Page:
The Problem with Modern Conceptions of Historicity

The Problem with Modern Conceptions of Historicity

The modern debate over the textual formation and the authorship of the Hebrew Bible is at its heart, a response to historical criticism. Simply put, for many scholars (i.e., sometimes referred to as conservative), biblical faith is contingent upon the historicity of recorded events. Though I might add, this is also the case for those scholars (i.e., sometimes referred to as liberal) who insist that the bible must demonstrate an actual history verses a narrative history. Nevertheless, there exists a simultaneous fidelity to discern the bible’s theological message while also affirming or denying its factual integrity. In my opinion, this is a gratuitous endeavor; one that does not take into account just what the biblical writers were trying to accomplish.

It is noteworthy that a common literary convention in early Hebrew writing was the lack of concern for historical accuracy and historical meaning. Instead, what was important was, the meaning in which the author was able to procure from his or her sources for existing significance or relevance. As Greer and Kugal articulates:

“The past was not approached in the spirit of antiquarianism but for what message it might yield, and this is necessarily predicated on an interpretive stance, indeed, a willingness to deviate from the texts’ plain sense. The words of prophets, the accounts of ancient historians, were to be “translated” into present-day significance, referred to (and sometimes distorted) in order to support a particular view of the present, or a program for the future.”[1]

Another common literary convention in early Hebrew Bible writing was the practice of synthesizing an assortment of narrative elements from other Ancient Near Eastern cultures into the narrative that was in written progress. That is, many scholars have pointed out the presence of Ancient Near East tradition within the biblical narrative.[2] However, we now understand that this was effectively an “expression of originality” on the writer’s part through the “recasting” of older Ancient Near Eastern narratives. That is, these narratives are comprised of the author’s subjective choosing of both past historical events and myth[3] (vis-à-vis: sources, oral tradition, written tradition, etc…), and then, organized in such a manner as to provide a theological significance to contemporary readers and events. That is, the text reflects a specific point of view, told through a narrative. Thus, it is ultimately theological and not intended to pristinely represent an actual or chronological history.

Here, the story of Jonah could be used as an example. Was a man really swallowed by a fish? Simply asking this question shows a naiveté and lack of understanding about how early Jewish and biblical history works. Scholars have long recognized the Ancient Near East background to Jonah.[4] That is, the content of this narrative shares affinities with The Tale of the Shipwrecked Sailor. Here, the Hebrew Bible writer is simply recasting an old story with new characters in order to elect a contemporary theological significance.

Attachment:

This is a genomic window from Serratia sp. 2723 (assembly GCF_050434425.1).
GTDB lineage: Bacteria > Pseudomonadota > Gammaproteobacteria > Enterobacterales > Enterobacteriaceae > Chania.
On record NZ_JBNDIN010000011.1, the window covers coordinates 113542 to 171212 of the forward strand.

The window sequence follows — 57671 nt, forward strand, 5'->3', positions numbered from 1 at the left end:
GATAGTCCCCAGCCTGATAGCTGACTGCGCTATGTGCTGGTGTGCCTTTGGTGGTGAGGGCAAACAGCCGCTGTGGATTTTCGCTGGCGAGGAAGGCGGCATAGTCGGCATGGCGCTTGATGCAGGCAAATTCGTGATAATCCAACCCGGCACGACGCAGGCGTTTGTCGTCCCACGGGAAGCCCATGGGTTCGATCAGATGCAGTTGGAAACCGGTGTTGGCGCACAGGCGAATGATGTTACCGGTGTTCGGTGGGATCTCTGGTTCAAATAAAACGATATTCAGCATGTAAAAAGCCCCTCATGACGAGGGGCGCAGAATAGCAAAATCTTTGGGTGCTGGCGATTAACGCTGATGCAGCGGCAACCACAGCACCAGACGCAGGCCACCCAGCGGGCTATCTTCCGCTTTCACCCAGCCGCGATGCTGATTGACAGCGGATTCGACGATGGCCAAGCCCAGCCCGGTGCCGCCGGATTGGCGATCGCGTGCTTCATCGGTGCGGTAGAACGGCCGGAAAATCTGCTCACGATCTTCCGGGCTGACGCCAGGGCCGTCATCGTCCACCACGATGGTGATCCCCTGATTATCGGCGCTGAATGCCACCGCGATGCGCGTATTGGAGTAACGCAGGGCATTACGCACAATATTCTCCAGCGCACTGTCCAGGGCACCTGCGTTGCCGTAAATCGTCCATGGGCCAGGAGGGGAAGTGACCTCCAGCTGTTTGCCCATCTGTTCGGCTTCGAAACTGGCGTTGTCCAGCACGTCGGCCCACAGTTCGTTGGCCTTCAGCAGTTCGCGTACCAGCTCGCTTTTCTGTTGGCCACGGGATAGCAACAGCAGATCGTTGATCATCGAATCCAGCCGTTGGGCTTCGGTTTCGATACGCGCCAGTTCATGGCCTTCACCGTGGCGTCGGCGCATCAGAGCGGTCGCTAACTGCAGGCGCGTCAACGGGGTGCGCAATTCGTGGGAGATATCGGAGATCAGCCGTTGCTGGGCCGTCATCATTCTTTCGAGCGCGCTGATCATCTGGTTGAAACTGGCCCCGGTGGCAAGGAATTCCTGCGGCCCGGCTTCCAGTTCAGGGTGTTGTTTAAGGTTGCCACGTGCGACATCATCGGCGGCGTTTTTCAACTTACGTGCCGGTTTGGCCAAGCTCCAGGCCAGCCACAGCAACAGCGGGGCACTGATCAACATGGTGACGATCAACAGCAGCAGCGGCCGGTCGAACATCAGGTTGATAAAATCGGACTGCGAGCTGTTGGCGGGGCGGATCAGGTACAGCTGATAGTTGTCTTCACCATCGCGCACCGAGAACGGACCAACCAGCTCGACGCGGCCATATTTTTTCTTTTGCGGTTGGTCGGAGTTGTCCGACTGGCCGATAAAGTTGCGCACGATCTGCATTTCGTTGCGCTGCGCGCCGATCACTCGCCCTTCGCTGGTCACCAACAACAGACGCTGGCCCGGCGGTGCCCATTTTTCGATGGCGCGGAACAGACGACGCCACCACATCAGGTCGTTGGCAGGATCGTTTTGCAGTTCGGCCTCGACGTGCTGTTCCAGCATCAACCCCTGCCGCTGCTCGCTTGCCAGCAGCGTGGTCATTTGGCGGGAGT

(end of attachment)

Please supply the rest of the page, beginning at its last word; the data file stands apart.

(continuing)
Thus, I posit that an attempt to affirm the Hebrew Bible’s historical-factual integrity does not take into account just what the biblical writers were trying to accomplish. It shows a naiveté and lack of understanding concerning this early writing and hermeneutics. Thus, in my opinion, biblical faith that is conditional upon historicity is shortsighted (on either side of the debate). Scholars from Rudolph Bultmann, to Karl Barth, to Hermann Ridderbos, and to Tom Wright have all pushed for an understanding of inspiration and inerrancy that is not contingent upon historicity, but instead, only manifest within the narrative framework of scripture.[5] To that, I say amen!


[1] James L. Kugel, and Rowan A. Greer. Early Biblical Interpretation. Philadelphia: Westminster Press, 1986. 38.

[2] E.g., Babylonian creation epic, “Enûma Eliš,” as a background to Genesis. Beyond this, there are more. An old academic adage says, “we possess a flood of flood stories.”

[3] Here, I used the term “myth” to refer to a “truth that transcends time.” The ancient writers often re-casted old stories to convey a theologically significant message.

[4] See e.g., Jack M. Sasson. Jonah. The Anchor Bible. New York: Doubleday, 1990.

[5] For further discussion see, Herman N. Ridderbos and Richard B. Gaffin. Redemptive History and the New Testament Scriptures. 2nd rev. ed. Phillipsburg, N.J.: Presbyterian and Reformed Pub. Co., 1988; Rudolf Bultmann and Schubert Miles Ogden. New Testament and Mythology and Other Basic Writings. Philadelphia: Fortress Press, 1984; Nicholas Thomas Wright. Scripture and the Authority of God: How to Read the Bible Today. Rev. and expanded ed. New York: HarperOne, 2011.


bryan_bw_largeBryan E. Lewis holds a Bachelor of Arts in Biblical and Theological Studies from Southern Christian University and a Master of Arts in Biblical Studies from Amridge University, Turner School of Theology—where he is also currently working on his PhD in New Testament with a focus on Pauline Theology & Eschatology. Additionally, he has earned a significant amount of graduate credit from Vanderbilt University in Nashville, TN. Recently, Bryan has served as an Adjunct Instructor of Classical Hebrew in the Foreign Language & Literature Department at Middle Tennessee State University. He currently lives in Nashville, TN with his wife of 23 years, 3 children, and 1 grandchild.